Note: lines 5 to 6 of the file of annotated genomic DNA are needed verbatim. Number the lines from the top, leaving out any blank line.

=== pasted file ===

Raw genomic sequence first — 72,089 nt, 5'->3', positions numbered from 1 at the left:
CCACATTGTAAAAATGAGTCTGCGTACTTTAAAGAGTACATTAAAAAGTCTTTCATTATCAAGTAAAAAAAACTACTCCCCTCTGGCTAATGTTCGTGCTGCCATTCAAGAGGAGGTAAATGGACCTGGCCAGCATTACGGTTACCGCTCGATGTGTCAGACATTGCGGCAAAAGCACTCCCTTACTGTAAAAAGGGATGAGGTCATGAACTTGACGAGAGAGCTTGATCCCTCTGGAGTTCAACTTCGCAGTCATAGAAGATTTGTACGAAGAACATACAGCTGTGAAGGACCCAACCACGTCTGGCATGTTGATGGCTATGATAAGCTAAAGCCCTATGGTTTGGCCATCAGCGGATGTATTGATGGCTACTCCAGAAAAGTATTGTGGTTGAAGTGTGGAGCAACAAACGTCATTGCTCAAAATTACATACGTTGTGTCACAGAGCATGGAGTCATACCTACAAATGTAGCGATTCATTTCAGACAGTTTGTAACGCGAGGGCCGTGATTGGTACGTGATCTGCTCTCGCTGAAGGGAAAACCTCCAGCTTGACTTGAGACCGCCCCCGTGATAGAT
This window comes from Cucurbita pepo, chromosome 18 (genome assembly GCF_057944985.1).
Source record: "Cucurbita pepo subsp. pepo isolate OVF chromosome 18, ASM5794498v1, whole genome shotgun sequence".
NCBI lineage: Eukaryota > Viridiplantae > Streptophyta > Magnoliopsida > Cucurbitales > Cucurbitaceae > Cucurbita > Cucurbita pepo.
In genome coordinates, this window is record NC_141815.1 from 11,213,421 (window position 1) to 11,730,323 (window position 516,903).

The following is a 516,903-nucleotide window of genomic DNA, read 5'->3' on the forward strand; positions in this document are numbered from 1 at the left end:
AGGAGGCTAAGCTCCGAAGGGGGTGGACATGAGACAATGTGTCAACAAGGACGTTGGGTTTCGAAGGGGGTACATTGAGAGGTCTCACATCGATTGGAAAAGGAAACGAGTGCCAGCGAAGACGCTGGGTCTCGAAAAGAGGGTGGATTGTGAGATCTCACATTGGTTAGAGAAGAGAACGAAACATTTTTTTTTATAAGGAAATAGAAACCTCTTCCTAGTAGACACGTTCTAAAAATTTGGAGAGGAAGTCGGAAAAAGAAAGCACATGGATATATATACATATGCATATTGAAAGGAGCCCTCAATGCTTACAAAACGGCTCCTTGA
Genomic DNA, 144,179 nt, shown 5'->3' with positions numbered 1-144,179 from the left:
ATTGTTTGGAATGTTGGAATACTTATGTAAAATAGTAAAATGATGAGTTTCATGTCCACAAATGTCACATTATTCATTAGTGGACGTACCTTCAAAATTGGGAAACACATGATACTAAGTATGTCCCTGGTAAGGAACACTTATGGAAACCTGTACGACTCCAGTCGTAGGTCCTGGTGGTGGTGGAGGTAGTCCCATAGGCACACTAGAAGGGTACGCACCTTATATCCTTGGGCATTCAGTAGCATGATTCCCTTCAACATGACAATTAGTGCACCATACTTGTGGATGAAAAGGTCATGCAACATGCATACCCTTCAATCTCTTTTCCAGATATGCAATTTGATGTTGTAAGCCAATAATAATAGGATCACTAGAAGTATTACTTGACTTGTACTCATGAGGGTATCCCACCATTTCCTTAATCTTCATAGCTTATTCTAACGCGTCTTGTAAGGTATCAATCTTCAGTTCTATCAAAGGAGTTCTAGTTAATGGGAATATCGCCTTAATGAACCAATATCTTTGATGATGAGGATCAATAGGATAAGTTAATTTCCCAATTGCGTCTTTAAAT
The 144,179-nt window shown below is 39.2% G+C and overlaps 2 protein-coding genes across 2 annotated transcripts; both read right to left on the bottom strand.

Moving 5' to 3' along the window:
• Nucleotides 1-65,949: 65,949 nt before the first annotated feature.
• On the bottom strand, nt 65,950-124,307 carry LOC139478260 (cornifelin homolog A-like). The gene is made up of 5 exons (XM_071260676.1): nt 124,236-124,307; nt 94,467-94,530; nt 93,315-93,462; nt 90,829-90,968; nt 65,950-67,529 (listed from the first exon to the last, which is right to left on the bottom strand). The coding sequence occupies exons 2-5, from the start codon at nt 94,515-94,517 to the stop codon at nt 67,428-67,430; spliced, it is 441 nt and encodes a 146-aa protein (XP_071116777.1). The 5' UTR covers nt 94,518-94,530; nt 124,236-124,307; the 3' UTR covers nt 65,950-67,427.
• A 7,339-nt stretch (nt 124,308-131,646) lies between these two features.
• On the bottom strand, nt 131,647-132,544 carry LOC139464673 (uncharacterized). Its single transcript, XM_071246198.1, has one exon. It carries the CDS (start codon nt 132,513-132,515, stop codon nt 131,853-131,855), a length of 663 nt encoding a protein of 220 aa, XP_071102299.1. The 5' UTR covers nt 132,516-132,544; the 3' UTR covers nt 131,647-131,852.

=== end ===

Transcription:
NCBI lineage: Eukaryota > Viridiplantae > Streptophyta > Magnoliopsida > Cucurbitales > Cucurbitaceae > Cucurbita > Cucurbita pepo.
In genome coordinates, this window is record NC_141815.1 from 11,213,421 (window position 1) to 11,730,323 (window position 516,903).